Montana Fly Fishing Heats Up in the late Winter

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Trout rivers around Montana are slowly becoming more active as ice shelves recede and some early midge hatches are getting trout motivated to feed during mid day hours.

february fishing in Montana

A Nice February Yellowstone River Cutthroat

One of our guides just returned yesterday from a late morning outing on the Upper Madison and spent several hours casting to hundreds of rising trout without another angler in sight.

Guides at Montana Angler Fly Fishing have been reporting outstanding late winter conditions on rivers and spring creeks around Southwest Montana. Many smaller streams are closed in the winter months until the general opening day on May 18th but most larger rivers and several famous spring creeks remain open to fishing all year. Winter fly fishing in Montana is often surprisingly productive as the days become longer and temperatures slowly begin rising. Water levels are at their lowest point of the year in the winter months since most of the moisture is locked up in the frozen snow fields in the mountains.

“Late February and March is a great time to fish Montana” according to Montana Angler outfitter and guide Brian McGeehan. “Many of the local rivers start to open up and some of the big ice shelves recede to make wading much safer. We also start to see some strong midge hatches in the later winter. One of our guides just returned yesterday from a late morning outing on the Upper Madison and spent several hours casting to hundreds of rising trout without another angler in sight. Weather is always a wild card this time of year but we are getting a lot of nice mild days with temperatures in the 30s and 40s. These are ideal days to get out and make some casts in the middle of the day when trout are the most active. Our guides love the late winter because they have a lot of time to actually get out and do some of their own fishing before the busy spring and summer season hits when we have guests in every day. One of the great things about winter fishing is that the trout are very easy to find and their feeding habits are predictable. Since the water is still cold trout move into just a handful of slower and deeper runs where they are often highly concentrated. Their feeding schedule is also compact and most trout feed in the late morning and early afternoon in the rivers. Trout are mostly eating midges, stone flies and fish eggs so fly selection in the winter is relatively straightforward”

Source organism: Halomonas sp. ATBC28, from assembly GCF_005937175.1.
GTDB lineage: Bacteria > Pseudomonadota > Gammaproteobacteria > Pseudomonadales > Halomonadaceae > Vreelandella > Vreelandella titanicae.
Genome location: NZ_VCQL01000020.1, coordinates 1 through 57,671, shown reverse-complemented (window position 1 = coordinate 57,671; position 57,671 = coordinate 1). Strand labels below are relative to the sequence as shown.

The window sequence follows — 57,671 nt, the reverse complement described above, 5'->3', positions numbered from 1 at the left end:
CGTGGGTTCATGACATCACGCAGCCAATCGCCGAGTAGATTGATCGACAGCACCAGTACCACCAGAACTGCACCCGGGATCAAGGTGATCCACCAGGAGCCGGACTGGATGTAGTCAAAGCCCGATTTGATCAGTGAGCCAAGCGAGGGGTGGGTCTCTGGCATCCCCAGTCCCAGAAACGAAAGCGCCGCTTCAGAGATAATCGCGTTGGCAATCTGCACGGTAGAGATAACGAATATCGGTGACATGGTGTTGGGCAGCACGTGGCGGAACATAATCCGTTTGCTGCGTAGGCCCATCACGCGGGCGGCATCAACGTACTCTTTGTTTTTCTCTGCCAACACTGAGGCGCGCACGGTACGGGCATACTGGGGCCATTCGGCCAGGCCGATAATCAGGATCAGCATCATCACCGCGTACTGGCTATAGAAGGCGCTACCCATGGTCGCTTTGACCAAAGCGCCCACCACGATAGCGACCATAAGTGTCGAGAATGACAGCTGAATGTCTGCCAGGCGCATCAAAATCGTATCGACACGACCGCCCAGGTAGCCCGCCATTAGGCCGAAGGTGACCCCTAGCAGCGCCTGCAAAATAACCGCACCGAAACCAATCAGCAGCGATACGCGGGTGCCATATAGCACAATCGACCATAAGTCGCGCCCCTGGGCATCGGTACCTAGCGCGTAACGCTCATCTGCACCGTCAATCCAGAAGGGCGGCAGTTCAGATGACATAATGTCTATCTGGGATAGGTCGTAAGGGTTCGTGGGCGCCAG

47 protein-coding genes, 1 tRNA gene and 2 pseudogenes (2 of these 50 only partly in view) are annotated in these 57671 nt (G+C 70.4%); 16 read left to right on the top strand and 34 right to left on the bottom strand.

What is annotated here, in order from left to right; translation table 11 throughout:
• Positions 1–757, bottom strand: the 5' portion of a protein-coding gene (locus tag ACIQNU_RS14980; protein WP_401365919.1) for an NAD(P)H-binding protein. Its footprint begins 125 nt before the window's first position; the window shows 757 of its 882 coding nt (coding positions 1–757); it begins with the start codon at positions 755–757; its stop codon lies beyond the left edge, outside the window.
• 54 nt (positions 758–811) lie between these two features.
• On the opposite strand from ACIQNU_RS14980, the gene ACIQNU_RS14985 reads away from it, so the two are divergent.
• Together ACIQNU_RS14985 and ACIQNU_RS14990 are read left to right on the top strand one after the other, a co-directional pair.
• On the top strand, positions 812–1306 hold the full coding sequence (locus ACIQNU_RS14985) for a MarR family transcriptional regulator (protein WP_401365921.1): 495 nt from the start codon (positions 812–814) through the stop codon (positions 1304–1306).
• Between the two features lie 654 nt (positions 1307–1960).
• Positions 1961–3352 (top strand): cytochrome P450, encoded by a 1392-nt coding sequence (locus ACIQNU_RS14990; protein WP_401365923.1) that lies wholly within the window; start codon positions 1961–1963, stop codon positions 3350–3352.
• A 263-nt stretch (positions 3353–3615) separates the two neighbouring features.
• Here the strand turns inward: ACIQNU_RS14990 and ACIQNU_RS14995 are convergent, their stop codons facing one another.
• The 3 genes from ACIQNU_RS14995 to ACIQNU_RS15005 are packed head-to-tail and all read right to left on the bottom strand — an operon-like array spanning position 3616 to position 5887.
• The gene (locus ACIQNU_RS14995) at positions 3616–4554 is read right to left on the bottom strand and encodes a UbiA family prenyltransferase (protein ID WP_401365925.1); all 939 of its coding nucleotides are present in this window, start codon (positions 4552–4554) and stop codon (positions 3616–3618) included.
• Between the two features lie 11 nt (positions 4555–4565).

Several rivers around Southwest Montana are popular with local anglers for their winter fishing including the Gallatin and Madison. There are also several spring creeks near Livingston that produce consistent fishing on even the coldest days. Spring creeks are fed by underground springs and as a result have a higher water temperature than surrounding rivers. Most spring creeks in Montana require additional rod fees to the ranch owners in order to fish them. Montana Angler Fly Fishing (http://www.montanaangler.com) is based in Bozeman, Montana where they offer guided fishing packages on numerous streams and rivers in the region.

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Brian McGeehan
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